Aug 1, 2014; San Diego, CA, USA; A general view of the Atlanta Braves bench during the ninth inning against the San Diego Padres at Petco Park. Mandatory Credit: Jake Roth-USA TODAY Sports

Atlanta Braves strand 14 in 12th-inning loss to San Diego Padres

Braves Country watched game two against the Padres with a heavy heart on Saturday night, mourning the loss of “The Professor” Pete Van Wieren. If you’re like myself, some of your fondest memories are watching the Atlanta Braves in the summertime when Pete and Skip used to make the calls in the booth. His passing was too soon, and it marks the end of an announcing era for many Braves fans. An era where the Braves won 14 straight divisions, a world series, and had the worst to first season. However, the Braves still had a game to play with Ervin Santana pitching.

Santana really came through with a masterful pitching performance, and he had a 3-hit shutout going through six innings. Atlanta scored first in the opening inning when B.J. Upton came home on a Freddie Freeman double. That was the sum total of the offense for the game until the seventh inning. In the seventh frame, the Padres struck for two runs when Yangervis Solarte singled in a run, then came around to score himself on a wild pitch after a little small ball by Bud Black.

In the eighth, the Braves tied the game up at 2-2 courtesy of a Chris Johnson single that scored Jason Heyward. With one out and Evan Gattis on third, it looked like the Braves might be able to sacrifice their way into the lead. Unfortunately, Andrelton Simmons laid down on ill-timed bunt that got Gattis thrown out at the plate. That killed the rally and sent the game to the bottom half of the eighth still tied at two. Anthony Varvaro came in for relief for the Braves and put down the Padres with a twin-killing to end the inning.

The ninth inning saw no scoring, either, meaning the Braves found themselves in another extra innings game. The Braves got a leadoff double from Jason Heyward in the top of the 10th, and after Evan Gattis moved him to the third with one out, it was up to Chris Johnson to sacrifice him home. Instead, Chris Johnson struck out, and Andrelton Simmons kept swinging out of his shoes until he fouled out to the catcher. I can’t really fault Johnson in his approach since he worked the count to full, but Simmons was trying to hit a bomb when the Braves just needed a single. It’s becoming a bigger problem for Simmons since he’s not a home run hitter, and it’s costing the Braves with his situational hitting. Luckily, David Carpenter shut down the Padres in the bottom half of the tenth as well.

The top of the eleventh inning saw newly-minted Braves outfielder Emilio Bonifacio dig out a swinging bunt single as the lead-off batter. B.J. Upton couldn’t advance him, so Emilio was forced to swipe second on a steal with Tommy La Stella at the plate. Things continued to look like the Braves could get a rally going with a runner in scoring position and just one out. Instead, La Stella blooped a ball into center that was caught, and Bonifacio got doubled up for being too far off the bag. In a tie game, every fan watching as the game creeped toward 1:00 am ET simultaneously threw their hands up in frustration.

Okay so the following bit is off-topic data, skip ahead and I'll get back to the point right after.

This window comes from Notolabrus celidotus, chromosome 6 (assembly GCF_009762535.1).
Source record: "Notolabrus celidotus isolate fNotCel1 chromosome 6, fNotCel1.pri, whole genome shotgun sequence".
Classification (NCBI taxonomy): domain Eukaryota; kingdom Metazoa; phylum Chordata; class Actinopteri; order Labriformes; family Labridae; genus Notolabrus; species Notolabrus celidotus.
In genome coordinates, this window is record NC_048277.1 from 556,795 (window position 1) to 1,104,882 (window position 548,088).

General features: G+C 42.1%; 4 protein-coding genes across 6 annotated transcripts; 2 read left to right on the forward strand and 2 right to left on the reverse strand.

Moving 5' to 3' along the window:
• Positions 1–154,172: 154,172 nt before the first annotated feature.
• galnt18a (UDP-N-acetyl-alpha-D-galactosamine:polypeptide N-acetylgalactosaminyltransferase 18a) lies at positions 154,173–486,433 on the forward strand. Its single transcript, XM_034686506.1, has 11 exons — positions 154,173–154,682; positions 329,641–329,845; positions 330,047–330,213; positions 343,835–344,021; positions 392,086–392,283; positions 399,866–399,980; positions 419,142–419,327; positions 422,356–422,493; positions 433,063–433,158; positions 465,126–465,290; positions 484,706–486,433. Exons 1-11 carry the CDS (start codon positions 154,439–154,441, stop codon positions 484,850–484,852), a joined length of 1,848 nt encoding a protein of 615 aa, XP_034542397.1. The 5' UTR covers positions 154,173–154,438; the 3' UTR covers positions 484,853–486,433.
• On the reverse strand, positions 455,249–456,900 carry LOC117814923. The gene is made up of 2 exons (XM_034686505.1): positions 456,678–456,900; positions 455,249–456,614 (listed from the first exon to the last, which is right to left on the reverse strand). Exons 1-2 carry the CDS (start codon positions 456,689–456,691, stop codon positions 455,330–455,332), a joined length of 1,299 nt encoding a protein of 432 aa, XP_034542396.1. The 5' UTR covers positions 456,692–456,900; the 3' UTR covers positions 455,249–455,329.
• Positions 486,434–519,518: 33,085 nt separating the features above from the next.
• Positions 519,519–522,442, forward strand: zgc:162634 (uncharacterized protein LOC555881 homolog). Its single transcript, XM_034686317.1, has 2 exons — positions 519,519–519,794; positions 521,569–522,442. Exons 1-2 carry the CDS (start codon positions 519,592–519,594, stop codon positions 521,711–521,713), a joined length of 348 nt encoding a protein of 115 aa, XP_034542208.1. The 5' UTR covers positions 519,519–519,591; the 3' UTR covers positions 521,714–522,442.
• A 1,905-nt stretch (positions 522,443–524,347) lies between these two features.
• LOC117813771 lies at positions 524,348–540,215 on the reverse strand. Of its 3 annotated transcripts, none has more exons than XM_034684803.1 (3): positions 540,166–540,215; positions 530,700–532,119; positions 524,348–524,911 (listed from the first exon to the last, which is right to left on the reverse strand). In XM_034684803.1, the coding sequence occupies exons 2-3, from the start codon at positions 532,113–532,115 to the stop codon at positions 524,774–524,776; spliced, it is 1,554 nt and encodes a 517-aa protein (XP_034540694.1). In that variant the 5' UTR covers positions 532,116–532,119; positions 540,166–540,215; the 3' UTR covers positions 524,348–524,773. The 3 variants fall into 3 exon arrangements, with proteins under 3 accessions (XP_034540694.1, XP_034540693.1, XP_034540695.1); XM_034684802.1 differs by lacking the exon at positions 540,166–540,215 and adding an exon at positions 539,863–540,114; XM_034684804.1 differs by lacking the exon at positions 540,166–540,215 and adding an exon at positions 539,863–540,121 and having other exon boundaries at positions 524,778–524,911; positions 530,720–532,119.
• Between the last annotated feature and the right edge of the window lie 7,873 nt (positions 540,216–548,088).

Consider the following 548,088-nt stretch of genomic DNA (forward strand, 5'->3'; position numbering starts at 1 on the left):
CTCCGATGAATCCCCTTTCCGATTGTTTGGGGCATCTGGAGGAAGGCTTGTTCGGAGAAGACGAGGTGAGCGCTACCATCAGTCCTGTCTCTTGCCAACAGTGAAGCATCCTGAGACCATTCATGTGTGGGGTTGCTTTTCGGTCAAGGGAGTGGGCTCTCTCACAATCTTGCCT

Craig Kimbrel was (finally) the reliever of choice in the bottom half of the eleventh, and he got into a bit of a jam with a runner on second and one out. Simmons bailed him out with a great defensive play on a ball in the third base gap, as he threw behind the retreating runner at second and picked him off at the bag. Gattis then threw out the runner trying to steal second on the next pitch, and Kimbrel wriggled off the hook. In the twelfth, Freeman singled to lead off, and Justin Upton doubled to move runners to second and third with nobody out. The Padres walked Heyward to set up the bases loaded for Evan Gattis.

The bear promptly hit into a 5-2-3 double play, scoring nobody. Then, Johnson hit a sharp ball to the first baseman, and the inning was over. If you thought people had their hands up in frustration after the eleventh inning, the twelfth inning had them throwing objects at the television. Kimbrel came back out for the bottom half of the twelfth, walked the bases loaded and then gave up single that lost the game. After all that, the Braves end up blowing it because the best closer alive couldn’t find the strike zone, a problem that’s becoming all too common for him.

I don’t know what to say at this point. The Braves stranded 14 runners, and went 3-for-16 with runners in scoring position. This team is giving you no reason to believe in them at all right now. The fact they haven’t been buried in this division is entirely because the Nationals refuse to run away with it. That won’t last in August though if the Braves can get the bats going.

With Saturday’s loss, the Atlanta Braves lose the series to the Padres and hope to avoid the sweep on Sunday. If they get swept by the Padres, the bandwagon is going to begin to empty in a hurry.

Tags: Atlanta Braves

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